Picture Research Paper

What if you could fake someone from a single photo?

That’s the promise of new research out of Samsung’s AI lab.

Two years ago, a new, freely distributed AI software called “Deepfakes” enabled the public to melt reality by placing anyone’s head on someone else’s body in any video.

Deepfakes is powerful, scary, and just labor intensive enough that our world hasn’t imploded yet.

One of the first things I do when I join a new social network is to upload a profile picture. Is there such thing as a perfect, best profile picture?

Profile pictures have always been a bit of a gray area for me inasmuch as I post a picture I think looks good without knowing its actual effect on my audience.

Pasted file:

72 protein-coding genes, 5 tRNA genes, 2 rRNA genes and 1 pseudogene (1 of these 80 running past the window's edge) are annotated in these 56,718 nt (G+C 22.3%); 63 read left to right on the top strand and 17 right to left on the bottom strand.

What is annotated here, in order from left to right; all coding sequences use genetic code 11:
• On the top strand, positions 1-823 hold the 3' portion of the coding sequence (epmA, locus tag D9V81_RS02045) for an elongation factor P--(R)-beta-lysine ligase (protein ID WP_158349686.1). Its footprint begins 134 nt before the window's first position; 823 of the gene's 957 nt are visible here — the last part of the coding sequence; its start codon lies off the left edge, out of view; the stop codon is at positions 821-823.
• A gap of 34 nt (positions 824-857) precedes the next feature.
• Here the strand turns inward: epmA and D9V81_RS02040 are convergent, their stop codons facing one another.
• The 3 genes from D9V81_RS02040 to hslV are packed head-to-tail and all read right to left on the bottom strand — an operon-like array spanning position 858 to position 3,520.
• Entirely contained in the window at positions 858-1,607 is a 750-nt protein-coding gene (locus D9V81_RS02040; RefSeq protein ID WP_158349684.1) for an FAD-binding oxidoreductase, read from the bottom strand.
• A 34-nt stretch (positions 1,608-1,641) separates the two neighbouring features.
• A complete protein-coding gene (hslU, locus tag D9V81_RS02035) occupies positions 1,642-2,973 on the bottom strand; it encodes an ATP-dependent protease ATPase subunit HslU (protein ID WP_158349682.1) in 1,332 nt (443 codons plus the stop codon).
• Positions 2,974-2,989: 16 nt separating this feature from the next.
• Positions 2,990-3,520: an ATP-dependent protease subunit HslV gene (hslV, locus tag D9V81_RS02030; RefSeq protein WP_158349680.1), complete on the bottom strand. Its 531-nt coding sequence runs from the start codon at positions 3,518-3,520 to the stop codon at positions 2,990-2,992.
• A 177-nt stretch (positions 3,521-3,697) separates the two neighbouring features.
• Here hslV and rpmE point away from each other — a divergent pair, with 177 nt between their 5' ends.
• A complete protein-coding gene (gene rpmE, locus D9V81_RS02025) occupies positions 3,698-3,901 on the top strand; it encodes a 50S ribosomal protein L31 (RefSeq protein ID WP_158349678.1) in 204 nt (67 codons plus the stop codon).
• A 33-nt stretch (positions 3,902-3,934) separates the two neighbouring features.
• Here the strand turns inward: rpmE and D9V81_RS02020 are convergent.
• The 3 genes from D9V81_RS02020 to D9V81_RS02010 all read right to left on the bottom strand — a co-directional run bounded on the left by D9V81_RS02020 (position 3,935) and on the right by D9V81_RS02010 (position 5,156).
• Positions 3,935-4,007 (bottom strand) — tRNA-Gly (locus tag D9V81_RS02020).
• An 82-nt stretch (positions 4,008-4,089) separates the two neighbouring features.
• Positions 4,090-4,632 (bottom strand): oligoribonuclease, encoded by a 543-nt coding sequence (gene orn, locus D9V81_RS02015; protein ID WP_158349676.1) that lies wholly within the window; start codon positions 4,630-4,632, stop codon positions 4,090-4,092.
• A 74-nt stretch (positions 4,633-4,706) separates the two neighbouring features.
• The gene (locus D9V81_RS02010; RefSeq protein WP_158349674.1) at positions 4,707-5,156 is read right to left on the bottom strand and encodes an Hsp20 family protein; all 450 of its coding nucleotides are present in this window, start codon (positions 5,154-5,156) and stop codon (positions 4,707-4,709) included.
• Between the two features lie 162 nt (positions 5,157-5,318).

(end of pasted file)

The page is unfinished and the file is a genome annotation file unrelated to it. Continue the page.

That’s less than one-half of one-tenth of a second. This finding from Psychological Science underscores the vital importance of a profile picture and the effect it has on making an impression.

There’s been a host of research done on the various elements of a profile picture—how to look, how to not look, what to wear, whether to smile. Here’s an overview of all the best practices for coming up with the best profile picture on social media: Here’s a bit more about the science, research, and psychology behind these recommendations.

Here’s a quick overview of what they learned: (The photo on the left is the normal, wide-eyed headshot.

The one on the right is a squinch.) Researcher Katrina Fong of Toronto’s York University conducted a study on 2D avatars, coming up with some neat observations that could extrapolate to profile pictures.

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